Nothing beats a summer brunch cocktail, except maybe a late night cocktail at a bar with an outdoor patio on a long weekend in July. Only problem? They’re so expensive. So instead of dropping $30 (not including tip) on for two fruity boozy drinks, I made it my mission to create a few go-to cheap summer cocktails:
The Good Morning Bloody Maria
Your standard Bloody Mary comes with an olive, celery and a pickle, as well as horseradish, vodka, celery salt, tomato juice, and Worcestershire sauce. But according to trendy recipe sites, going rogue with your Bloody Mary is all the rage. You have permission to improvise with whatever crunchy, salty leftovers are in the fridge.
How I make it: When I started mixing my Bloody Mary, I realized I didn’t have pickles, celery, olives, horseradish (I’m not a fan), or even vodka. But I did have tomato juice (get it in a can! It’s so much cheaper than V8), celery salt, Worcestershire sauce, hot sauce, fake sausage and fake bacon (I’m a veg), cheese, mushrooms, and tequila, which was good enough for me.
First, I made a circle of celery salt on a small plate and wet the rim if my glass with my fingers. Then I added the mixed ingredients, cooked up the mushrooms and fake meat, and then skewered them along with the other garnishes on a chopstick. I called the result my Good Morning Bloody Maria (because tequila), and it was filling, delicious, and I would have gladly served it to friends… if it hadn’t been a weekday.
Cost: I spent $2.35 on tomato juice and the rest I had at home. Compare that to a $10-$14 Bloody Mary at a bar or restaurant.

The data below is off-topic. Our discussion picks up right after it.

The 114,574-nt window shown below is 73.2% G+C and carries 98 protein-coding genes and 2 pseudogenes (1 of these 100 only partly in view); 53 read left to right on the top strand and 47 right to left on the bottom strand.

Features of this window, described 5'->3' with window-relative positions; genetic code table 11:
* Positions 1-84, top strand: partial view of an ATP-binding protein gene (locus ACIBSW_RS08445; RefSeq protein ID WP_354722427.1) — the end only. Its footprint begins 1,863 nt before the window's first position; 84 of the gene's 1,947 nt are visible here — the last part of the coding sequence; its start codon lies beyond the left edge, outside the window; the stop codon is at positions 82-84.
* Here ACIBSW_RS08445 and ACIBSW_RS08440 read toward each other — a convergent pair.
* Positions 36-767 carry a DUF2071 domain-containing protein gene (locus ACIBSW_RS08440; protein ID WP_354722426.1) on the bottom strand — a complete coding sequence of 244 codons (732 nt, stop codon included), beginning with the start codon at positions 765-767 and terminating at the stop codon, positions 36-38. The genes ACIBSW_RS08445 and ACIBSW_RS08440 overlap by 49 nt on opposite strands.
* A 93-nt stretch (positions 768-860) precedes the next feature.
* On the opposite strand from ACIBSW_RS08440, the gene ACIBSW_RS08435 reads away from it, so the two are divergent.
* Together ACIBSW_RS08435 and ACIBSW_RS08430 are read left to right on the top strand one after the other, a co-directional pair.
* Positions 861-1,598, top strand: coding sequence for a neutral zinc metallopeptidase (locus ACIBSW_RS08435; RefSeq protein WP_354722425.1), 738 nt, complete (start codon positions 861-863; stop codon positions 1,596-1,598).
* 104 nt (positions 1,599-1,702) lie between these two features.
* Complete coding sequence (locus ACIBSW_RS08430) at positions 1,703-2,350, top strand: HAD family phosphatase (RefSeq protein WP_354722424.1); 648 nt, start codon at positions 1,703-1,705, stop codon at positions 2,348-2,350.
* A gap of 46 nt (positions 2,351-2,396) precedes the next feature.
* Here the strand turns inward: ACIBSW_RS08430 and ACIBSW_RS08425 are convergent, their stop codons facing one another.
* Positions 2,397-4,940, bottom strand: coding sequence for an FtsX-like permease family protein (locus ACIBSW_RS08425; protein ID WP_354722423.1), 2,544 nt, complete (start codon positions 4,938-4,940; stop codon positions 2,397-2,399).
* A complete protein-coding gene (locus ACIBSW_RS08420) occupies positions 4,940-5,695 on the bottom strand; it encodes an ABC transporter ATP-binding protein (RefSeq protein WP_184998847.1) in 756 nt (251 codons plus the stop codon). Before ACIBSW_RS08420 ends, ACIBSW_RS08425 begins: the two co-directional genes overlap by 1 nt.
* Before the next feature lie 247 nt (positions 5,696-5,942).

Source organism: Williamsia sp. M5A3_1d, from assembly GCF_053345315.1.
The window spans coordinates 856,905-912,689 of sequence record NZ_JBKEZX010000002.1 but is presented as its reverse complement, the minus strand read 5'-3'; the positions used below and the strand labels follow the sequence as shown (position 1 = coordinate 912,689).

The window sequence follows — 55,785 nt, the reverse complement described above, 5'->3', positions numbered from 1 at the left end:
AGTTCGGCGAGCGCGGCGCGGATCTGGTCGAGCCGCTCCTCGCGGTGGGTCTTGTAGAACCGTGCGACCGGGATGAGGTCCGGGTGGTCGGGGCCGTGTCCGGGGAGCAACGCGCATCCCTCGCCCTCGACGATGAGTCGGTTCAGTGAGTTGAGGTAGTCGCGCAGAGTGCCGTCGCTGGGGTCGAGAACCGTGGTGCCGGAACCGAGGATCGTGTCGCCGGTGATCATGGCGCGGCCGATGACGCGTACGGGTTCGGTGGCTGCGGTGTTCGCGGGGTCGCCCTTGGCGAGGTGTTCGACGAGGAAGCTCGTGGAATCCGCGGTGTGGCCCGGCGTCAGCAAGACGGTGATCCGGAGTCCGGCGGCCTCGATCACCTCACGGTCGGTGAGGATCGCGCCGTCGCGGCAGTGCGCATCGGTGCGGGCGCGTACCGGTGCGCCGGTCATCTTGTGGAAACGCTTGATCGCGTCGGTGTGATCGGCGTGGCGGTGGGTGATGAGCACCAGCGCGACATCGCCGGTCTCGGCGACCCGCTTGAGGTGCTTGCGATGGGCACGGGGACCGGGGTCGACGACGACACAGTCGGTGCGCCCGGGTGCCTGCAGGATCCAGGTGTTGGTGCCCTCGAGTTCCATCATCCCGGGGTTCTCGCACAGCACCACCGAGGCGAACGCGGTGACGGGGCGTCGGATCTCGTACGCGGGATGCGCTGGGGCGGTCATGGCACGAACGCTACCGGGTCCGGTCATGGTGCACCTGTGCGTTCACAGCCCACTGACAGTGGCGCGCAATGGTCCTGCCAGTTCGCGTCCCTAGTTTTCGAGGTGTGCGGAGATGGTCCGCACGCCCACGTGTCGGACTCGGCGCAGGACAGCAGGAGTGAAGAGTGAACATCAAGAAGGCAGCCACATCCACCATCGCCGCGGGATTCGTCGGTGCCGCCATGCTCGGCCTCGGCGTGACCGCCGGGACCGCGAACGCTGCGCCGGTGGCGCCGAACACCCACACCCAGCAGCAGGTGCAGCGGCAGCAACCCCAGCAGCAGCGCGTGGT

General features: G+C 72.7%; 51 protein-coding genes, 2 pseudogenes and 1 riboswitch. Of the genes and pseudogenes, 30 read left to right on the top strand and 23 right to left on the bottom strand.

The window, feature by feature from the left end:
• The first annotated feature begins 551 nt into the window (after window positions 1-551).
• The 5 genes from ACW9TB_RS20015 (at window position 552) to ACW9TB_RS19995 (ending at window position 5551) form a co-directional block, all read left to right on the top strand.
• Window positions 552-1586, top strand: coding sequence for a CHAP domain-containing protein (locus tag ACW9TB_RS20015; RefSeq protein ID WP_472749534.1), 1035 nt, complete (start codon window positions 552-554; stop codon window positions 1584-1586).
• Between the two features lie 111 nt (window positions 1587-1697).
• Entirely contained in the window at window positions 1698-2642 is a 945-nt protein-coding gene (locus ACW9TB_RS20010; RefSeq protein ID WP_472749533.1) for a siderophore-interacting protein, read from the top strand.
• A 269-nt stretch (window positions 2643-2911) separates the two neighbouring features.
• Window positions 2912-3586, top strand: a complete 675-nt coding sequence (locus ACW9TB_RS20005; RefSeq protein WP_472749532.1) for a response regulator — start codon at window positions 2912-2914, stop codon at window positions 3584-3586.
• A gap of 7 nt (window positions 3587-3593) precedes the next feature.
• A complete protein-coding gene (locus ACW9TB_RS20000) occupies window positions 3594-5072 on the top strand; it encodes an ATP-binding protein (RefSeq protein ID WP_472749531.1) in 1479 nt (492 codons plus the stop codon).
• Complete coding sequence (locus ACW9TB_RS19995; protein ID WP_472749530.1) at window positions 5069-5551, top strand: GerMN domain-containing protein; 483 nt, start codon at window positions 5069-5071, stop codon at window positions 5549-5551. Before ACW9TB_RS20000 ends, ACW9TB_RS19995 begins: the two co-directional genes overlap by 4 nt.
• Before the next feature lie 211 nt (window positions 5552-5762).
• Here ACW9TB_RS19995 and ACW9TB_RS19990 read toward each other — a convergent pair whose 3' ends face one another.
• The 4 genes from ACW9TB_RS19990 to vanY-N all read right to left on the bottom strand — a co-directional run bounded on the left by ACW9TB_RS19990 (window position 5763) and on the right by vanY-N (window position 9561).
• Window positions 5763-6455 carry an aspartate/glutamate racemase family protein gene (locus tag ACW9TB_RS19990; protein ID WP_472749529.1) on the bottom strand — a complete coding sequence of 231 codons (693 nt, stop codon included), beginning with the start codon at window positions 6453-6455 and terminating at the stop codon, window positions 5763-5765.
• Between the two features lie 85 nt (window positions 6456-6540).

Minty Rum and Coke
Mint is inexpensive, and for me, it’s the key ingredient for turning a college-dorm drink into one worthy of serving to guests.
How I make it: Add to rum and Mexican Coke. Picking up a glass bottle of real, authentic-sugar Mexican Coke and adding a little mint is a true, sophisticated upgrade from the usual, and still very inexpensive. At most bars, you can’t even get a pure-sugar Coke, but they’ll still charge you $8 for the drink.
Mix it with lime juice. I often have lime juice in the house, but not a lot of other ingredients required for fancy cocktails (ginger syrup, Chartreuse, etc.). But lime juice, mint, soda water, vodka and brown sugar? Simple, economical and delicious. Compare it with a $10-$12 cocktail out on the town.
Cost: Mint $1.69 from the grocery store. Mexican Coke $1.35 from the grocery store.
Just Add Bitters
If you’re like me and the idea of keeping a lot of perishable ingredients in the house doesn’t make sense for the occasional cocktail hour, invest in bitters.
How I use them: I like to add it to LaCroix and vodka to give my summer fizz a hint of sophistication. No need to tell your friends how easy and low-cost it was to throw together. I’d compare it to a $9 cocktail at your local bar.
Cost: A bottle of bitters can run you around $5 at your local Walmart but you can pay more for fancy artisanal bitters at your local liquor store or online.
Order them now! Not only are you getting ahead of so many major cities on the Save the Planet train, but they’re a reusable way to class up any cocktail. Tossing a metal straw into a vodka lemonade (along with some mint, why not?) makes a humdrum drink into something truly Instagram-worthy.
Cost: Stainless steel straws are super popular right now. You can find sets of 6 and 8 straws from around $7 and up on Amazon.
Did you know that boxed wine is socially acceptable now? Quel relief! No more feeling fretful over having French bistro tastes on a Franzia budget. Brands like Black Box and Bota Box wine are fiscally responsible, delicious and—thankfully—cool option.
Cost: Around $20 for 3 liters. This is approximately 4 bottles of wine, or at least $85 at a restaurant or bar without tip included.
Save money every day
Save money on all the things you want to do in life. Smart-Save automatically saves the right amount for you, based on your spending habits and patterns.